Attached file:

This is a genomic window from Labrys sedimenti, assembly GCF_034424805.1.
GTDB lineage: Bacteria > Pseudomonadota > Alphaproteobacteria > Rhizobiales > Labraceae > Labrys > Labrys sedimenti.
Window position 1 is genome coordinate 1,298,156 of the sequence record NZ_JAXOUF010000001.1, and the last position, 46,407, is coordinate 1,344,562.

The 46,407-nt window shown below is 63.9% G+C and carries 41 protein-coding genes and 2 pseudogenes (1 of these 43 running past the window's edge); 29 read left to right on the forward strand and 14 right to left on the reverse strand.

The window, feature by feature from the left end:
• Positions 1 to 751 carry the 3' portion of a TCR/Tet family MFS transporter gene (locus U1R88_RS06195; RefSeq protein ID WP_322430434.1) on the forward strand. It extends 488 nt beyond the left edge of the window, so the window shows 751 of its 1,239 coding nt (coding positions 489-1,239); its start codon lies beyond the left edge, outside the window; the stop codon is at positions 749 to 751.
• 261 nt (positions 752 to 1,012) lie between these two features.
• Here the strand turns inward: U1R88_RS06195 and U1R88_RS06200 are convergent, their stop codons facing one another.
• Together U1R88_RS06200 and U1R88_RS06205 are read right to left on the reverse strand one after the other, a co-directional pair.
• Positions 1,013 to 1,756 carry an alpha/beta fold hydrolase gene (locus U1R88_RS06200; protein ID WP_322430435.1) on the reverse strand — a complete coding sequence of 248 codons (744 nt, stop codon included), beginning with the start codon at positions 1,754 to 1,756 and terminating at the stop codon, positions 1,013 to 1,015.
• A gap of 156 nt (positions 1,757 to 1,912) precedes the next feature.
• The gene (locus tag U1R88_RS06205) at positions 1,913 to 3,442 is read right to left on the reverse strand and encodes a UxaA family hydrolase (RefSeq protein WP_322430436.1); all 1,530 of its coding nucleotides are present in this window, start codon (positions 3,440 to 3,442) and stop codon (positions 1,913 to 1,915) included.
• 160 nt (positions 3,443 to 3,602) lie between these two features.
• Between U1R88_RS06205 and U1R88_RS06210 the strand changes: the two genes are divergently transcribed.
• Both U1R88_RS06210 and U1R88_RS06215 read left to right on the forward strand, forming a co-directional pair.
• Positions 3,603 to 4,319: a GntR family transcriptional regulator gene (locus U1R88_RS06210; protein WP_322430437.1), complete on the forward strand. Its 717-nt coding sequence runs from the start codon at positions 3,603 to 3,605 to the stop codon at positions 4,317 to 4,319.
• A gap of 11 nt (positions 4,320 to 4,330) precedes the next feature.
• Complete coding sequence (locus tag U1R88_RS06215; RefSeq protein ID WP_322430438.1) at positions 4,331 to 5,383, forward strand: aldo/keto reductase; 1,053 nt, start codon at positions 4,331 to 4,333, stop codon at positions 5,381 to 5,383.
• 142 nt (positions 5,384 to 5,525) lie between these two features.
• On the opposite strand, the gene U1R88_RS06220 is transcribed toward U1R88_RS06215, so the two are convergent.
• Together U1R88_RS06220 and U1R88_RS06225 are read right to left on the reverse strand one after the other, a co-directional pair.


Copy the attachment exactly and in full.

This is a genomic window from Labrys sedimenti, assembly GCF_034424805.1.
GTDB lineage: Bacteria > Pseudomonadota > Alphaproteobacteria > Rhizobiales > Labraceae > Labrys > Labrys sedimenti.
Window position 1 is genome coordinate 1,298,156 of the sequence record NZ_JAXOUF010000001.1, and the last position, 46,407, is coordinate 1,344,562.

The 46,407-nt window shown below is 63.9% G+C and carries 41 protein-coding genes and 2 pseudogenes (1 of these 43 running past the window's edge); 29 read left to right on the forward strand and 14 right to left on the reverse strand.

The window, feature by feature from the left end:
• Positions 1 to 751 carry the 3' portion of a TCR/Tet family MFS transporter gene (locus U1R88_RS06195; RefSeq protein ID WP_322430434.1) on the forward strand. It extends 488 nt beyond the left edge of the window, so the window shows 751 of its 1,239 coding nt (coding positions 489-1,239); its start codon lies beyond the left edge, outside the window; the stop codon is at positions 749 to 751.
• 261 nt (positions 752 to 1,012) lie between these two features.
• Here the strand turns inward: U1R88_RS06195 and U1R88_RS06200 are convergent, their stop codons facing one another.
• Together U1R88_RS06200 and U1R88_RS06205 are read right to left on the reverse strand one after the other, a co-directional pair.
• Positions 1,013 to 1,756 carry an alpha/beta fold hydrolase gene (locus U1R88_RS06200; protein ID WP_322430435.1) on the reverse strand — a complete coding sequence of 248 codons (744 nt, stop codon included), beginning with the start codon at positions 1,754 to 1,756 and terminating at the stop codon, positions 1,013 to 1,015.
• A gap of 156 nt (positions 1,757 to 1,912) precedes the next feature.
• The gene (locus tag U1R88_RS06205) at positions 1,913 to 3,442 is read right to left on the reverse strand and encodes a UxaA family hydrolase (RefSeq protein WP_322430436.1); all 1,530 of its coding nucleotides are present in this window, start codon (positions 3,440 to 3,442) and stop codon (positions 1,913 to 1,915) included.
• 160 nt (positions 3,443 to 3,602) lie between these two features.
• Between U1R88_RS06205 and U1R88_RS06210 the strand changes: the two genes are divergently transcribed.
• Both U1R88_RS06210 and U1R88_RS06215 read left to right on the forward strand, forming a co-directional pair.
• Positions 3,603 to 4,319: a GntR family transcriptional regulator gene (locus U1R88_RS06210; protein WP_322430437.1), complete on the forward strand. Its 717-nt coding sequence runs from the start codon at positions 3,603 to 3,605 to the stop codon at positions 4,317 to 4,319.
• A gap of 11 nt (positions 4,320 to 4,330) precedes the next feature.
• Complete coding sequence (locus tag U1R88_RS06215; RefSeq protein ID WP_322430438.1) at positions 4,331 to 5,383, forward strand: aldo/keto reductase; 1,053 nt, start codon at positions 4,331 to 4,333, stop codon at positions 5,381 to 5,383.
• 142 nt (positions 5,384 to 5,525) lie between these two features.
• On the opposite strand, the gene U1R88_RS06220 is transcribed toward U1R88_RS06215, so the two are convergent.
• Together U1R88_RS06220 and U1R88_RS06225 are read right to left on the reverse strand one after the other, a co-directional pair.